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#1
Old 07-22-2005, 06:36 AM
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how long do mixers keep?

I was wondering if anyone knows how long common drink mixers and condiments keep. I was just cleaning my fridge and found the following items:

-- 1 bottle of vermouth, 3/4 full, age unknown
-- 1 bottle of Tom Collins mix, 1/2 full, at least six months old
-- 1 bottle of Angustura bitters, 90% full, a year old
-- 1 bottle of grenadine, 1/2 full, a few months old

(The bottles themselves give no info. on how long they keep, and the ďsniff testĒ tells me that all of these items are fine, or at least, not obviously off...but what do I know?) Iíll sometimes buy drink mixers for certain occasions, make a round or two of drinks, and then have almost a full bottle left. Seems wasteful to throw away an almost-full bottle of vermouth away (and I like the idea of having some at hand, just in case a guest wants a martini, etc.), but it also seems risky to serve these aged mixers. Does anyone know how long this stuff lasts? (And if it goes bad pretty quickly, then why donít they make tiny bottles of this stuff? E.g., to use up all of my bitters in good time, it would probably take 200 people who all wanted a Manhattan on a particular night...)
#2
Old 07-22-2005, 07:27 AM
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The vermouth and bitters should be fine just about forever, as long as the tops were on tight. The alcohol will keep the vermouth good; as far as bitters, I've had bottles for years and they're fine.

The grenadine and tom collins mix have the benefit of sugar; basically, they'll start to mold if they go bad. I'm guessing neither is even close to bad seeing as you kept them in the fridge. I've had bottles of grenadine forever - I never use much of it.
#3
Old 07-22-2005, 07:34 AM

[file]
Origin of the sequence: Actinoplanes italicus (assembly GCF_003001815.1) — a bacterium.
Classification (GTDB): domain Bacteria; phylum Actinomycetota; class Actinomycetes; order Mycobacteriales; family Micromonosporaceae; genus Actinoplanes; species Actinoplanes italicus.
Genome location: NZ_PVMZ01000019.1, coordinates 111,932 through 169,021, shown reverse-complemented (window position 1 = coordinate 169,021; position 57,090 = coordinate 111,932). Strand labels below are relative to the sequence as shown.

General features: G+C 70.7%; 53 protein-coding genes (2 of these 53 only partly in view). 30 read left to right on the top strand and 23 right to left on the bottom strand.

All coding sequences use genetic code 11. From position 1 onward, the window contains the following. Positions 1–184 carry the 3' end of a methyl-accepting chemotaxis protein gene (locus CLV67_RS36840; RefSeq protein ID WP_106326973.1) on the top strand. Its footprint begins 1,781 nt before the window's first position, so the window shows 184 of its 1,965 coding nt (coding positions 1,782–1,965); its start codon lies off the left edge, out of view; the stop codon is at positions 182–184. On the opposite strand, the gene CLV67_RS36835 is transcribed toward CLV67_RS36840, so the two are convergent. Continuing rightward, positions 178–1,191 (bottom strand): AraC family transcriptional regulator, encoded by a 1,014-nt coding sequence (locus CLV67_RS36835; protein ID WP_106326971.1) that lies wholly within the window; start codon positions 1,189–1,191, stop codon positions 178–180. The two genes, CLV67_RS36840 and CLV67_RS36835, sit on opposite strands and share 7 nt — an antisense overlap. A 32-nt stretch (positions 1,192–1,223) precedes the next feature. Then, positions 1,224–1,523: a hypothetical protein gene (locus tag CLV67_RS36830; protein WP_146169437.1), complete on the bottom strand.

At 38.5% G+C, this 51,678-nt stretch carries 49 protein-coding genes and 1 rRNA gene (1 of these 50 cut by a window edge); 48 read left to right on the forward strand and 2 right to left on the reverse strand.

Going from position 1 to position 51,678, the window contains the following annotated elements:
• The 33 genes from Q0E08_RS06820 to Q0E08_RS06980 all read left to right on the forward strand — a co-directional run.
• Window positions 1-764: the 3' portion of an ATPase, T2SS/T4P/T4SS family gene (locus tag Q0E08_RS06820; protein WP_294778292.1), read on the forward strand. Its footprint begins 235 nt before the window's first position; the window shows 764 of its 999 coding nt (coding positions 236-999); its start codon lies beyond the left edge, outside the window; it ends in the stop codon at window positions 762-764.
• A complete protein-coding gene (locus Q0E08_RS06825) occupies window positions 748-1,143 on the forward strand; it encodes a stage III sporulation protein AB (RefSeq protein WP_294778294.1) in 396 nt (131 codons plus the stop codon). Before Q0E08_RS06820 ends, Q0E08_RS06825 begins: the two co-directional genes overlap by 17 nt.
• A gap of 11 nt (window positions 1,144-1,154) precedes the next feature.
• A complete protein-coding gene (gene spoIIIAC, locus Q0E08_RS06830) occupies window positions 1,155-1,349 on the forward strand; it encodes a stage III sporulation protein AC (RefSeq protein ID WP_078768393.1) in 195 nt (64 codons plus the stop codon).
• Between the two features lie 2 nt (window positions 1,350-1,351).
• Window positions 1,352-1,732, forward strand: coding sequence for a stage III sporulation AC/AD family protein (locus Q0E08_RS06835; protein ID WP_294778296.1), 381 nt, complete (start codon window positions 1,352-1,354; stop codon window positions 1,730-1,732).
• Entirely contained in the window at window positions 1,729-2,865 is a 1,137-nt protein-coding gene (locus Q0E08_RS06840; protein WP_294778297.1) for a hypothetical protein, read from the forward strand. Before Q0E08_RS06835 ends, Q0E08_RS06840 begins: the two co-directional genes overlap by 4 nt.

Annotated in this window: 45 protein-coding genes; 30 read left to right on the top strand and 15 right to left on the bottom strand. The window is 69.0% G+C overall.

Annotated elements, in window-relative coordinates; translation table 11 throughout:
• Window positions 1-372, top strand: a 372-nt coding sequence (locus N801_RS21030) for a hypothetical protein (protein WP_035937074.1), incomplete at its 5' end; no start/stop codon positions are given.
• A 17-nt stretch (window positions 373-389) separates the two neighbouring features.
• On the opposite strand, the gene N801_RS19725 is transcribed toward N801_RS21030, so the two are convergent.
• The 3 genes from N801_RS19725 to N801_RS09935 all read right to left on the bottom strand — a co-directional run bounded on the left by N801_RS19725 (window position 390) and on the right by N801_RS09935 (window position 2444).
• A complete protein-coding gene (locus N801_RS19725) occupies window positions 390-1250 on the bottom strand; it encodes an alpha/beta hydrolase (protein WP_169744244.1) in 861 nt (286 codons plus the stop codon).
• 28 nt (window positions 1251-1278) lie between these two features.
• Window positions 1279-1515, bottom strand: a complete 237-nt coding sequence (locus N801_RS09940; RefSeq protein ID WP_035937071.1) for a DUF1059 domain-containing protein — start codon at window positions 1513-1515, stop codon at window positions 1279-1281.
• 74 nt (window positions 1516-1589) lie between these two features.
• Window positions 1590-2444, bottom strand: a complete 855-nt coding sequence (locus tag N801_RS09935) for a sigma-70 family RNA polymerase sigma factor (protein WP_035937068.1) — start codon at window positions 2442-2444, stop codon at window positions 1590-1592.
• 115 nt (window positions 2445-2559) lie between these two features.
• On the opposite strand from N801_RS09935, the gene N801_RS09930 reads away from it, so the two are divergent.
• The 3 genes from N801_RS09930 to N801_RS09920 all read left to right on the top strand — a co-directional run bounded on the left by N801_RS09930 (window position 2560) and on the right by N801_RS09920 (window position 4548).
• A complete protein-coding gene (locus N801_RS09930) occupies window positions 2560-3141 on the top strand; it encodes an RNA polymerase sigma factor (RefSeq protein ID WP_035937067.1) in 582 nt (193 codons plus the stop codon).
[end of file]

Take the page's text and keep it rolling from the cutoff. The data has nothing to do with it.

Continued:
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Quote:
Originally Posted by Athena
seeing as you kept them in the fridge.
Why would you keep these in the fridge anyway? I don't know about tom collins mix, but the rest are nearly unspoilable.
#4
Old 07-22-2005, 07:49 AM
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I asked my original question because I wasnít sure if these items are spoilable or unspoilable. Guess I didnít pay much attention in Home Ec. class...why are these items obviously "nearly unspoilable" to you?
#5
Old 07-22-2005, 08:01 AM
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Location: da UP, eh
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Quote:
Originally Posted by lhovis73
I asked my original question because I wasnít sure if these items are spoilable or unspoilable. Guess I didnít pay much attention in Home Ec. class...why are these items obviously "nearly unspoilable" to you?
Both bitters and vermouth have a fair bit of alcohol in them; alcohol is a preservative. If the container is closed tightly, it will last forever. That's why you see people drinking bottles of wine that are hundreds of years old. And wine has barely the amount of alcohol that either vermouth or bitters has.

Sugar - which you'll find in great amounts in the Grenadine and Tom Collins mix - is also a natural preservative. Probably not as effective as alcohol, but add in the refridgeration and you're good for many years.
#6
Old 07-22-2005, 08:02 AM
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Bitters and vermouth contain enough alcohol to prevent bacterial or mold growth.
Grenadine contains about as much sugar as maple syrup. That reduces the water activity to a level where surface mold is about the only thing that might grow on it.
#7
Old 07-22-2005, 08:14 AM
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So juices (lime juice, lemon juice), too, should last forever, because they've got so much sugar in them? When I was cleaning my fridge, I threw out a can of pineapple juice that had actually turned black.
#8
Old 07-22-2005, 08:19 AM
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Quote:
Originally Posted by lhovis73
So juices (lime juice, lemon juice), too, should last forever, because they've got so much sugar in them?
No. Natural juices run only up to a few tens of percent sugar. That makes them good food for yeasts and bacteria. 60% or more sugar is needed to prevent growth. While the acid in lemon juice will slow down down or eliminate bug growth, it'll still air-oxidize and develop an off flavor. The same will happen with lime and pineapple juice.
#9
Old 07-22-2005, 08:24 AM
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Join Date: Jul 2005
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Got it...thanks for helping to keep me from poisoning my guests!
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